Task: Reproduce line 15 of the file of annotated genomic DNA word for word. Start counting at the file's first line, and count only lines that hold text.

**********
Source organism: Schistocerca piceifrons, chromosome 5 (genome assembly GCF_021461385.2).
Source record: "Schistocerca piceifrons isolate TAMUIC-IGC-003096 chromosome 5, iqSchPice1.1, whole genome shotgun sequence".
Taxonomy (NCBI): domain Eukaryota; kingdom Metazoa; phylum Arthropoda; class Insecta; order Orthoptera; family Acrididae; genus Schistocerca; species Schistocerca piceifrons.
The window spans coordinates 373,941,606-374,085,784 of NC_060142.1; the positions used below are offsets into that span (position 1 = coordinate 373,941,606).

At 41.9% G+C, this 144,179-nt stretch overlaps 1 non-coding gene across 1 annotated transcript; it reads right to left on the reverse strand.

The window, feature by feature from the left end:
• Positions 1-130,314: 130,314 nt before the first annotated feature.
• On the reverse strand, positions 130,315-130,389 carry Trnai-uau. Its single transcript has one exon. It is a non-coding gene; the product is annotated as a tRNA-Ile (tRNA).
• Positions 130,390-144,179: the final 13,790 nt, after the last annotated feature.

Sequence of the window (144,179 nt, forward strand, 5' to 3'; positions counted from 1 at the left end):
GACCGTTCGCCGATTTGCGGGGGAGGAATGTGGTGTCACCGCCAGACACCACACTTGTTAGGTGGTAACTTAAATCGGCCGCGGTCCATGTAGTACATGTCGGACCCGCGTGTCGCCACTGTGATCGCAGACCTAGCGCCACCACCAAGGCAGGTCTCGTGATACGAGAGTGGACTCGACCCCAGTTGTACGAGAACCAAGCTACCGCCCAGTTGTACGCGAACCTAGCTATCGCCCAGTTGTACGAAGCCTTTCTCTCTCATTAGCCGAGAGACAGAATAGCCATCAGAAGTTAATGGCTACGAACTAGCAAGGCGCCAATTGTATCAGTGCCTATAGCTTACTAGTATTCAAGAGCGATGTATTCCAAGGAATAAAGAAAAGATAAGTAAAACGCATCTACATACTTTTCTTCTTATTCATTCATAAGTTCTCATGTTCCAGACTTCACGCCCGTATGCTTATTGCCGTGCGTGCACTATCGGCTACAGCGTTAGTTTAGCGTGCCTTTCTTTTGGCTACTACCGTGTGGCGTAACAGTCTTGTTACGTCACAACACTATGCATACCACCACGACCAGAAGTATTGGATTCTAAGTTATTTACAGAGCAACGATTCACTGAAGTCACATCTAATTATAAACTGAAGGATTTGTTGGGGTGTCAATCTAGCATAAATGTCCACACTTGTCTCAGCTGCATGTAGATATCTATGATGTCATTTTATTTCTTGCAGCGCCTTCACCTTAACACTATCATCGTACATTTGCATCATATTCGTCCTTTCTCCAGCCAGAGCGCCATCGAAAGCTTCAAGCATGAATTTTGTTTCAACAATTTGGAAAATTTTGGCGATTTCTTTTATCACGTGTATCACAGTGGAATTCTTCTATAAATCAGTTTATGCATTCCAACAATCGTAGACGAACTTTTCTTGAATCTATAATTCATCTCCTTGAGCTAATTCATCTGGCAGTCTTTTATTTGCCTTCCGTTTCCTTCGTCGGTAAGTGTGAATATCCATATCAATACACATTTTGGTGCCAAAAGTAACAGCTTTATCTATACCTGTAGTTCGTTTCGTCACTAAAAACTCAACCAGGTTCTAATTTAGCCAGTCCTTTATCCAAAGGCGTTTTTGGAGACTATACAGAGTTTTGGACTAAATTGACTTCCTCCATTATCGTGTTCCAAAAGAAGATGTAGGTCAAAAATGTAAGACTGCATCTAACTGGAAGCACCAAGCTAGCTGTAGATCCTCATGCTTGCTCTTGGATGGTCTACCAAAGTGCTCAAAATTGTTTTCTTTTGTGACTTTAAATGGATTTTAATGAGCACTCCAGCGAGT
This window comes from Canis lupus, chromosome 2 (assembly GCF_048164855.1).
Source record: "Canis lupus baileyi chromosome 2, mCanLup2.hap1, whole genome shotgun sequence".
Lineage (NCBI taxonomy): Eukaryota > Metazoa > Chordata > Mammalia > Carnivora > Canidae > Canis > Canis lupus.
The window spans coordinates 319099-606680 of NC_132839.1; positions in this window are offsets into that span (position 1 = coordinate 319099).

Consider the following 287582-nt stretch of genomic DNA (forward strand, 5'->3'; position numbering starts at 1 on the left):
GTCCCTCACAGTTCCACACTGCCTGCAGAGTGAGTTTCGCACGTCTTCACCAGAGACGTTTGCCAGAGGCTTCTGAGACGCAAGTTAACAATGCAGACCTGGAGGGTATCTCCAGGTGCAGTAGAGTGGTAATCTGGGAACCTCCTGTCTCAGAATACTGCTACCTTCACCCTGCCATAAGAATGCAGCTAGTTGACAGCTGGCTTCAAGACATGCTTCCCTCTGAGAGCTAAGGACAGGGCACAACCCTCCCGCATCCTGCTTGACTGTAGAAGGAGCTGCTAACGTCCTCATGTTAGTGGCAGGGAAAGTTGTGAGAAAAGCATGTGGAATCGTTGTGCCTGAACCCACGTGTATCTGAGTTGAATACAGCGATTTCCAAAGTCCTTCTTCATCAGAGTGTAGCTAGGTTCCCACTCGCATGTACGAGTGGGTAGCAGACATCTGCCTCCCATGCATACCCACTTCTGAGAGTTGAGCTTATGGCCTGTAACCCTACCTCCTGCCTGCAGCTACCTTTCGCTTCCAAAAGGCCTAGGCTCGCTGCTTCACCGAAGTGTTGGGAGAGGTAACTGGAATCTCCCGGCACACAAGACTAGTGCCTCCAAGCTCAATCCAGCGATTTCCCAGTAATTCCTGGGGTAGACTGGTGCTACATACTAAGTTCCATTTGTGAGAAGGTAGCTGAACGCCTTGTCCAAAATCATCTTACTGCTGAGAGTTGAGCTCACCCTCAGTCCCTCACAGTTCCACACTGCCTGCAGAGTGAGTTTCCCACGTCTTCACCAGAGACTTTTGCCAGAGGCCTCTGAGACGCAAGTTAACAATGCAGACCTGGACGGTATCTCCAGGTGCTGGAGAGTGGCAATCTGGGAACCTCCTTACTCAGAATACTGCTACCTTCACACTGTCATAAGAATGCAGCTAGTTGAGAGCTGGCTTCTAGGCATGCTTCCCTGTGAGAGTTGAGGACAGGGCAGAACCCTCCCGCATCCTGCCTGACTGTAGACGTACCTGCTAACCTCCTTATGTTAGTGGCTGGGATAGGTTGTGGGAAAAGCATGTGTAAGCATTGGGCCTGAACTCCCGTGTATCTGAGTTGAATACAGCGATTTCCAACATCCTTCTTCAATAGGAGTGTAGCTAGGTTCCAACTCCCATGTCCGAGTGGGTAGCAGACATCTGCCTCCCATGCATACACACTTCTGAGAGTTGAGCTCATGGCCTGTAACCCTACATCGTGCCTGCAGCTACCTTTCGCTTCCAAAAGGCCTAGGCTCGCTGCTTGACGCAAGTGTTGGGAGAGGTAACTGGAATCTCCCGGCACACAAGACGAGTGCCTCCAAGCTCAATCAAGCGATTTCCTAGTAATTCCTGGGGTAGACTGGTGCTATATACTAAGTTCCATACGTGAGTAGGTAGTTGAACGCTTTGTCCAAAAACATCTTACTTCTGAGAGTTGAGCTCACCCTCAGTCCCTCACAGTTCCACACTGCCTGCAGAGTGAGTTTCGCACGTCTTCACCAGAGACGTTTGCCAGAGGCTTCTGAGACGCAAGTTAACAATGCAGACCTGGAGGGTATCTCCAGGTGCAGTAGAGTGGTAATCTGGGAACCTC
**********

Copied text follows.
The window spans coordinates 319099-606680 of NC_132839.1; positions in this window are offsets into that span (position 1 = coordinate 319099).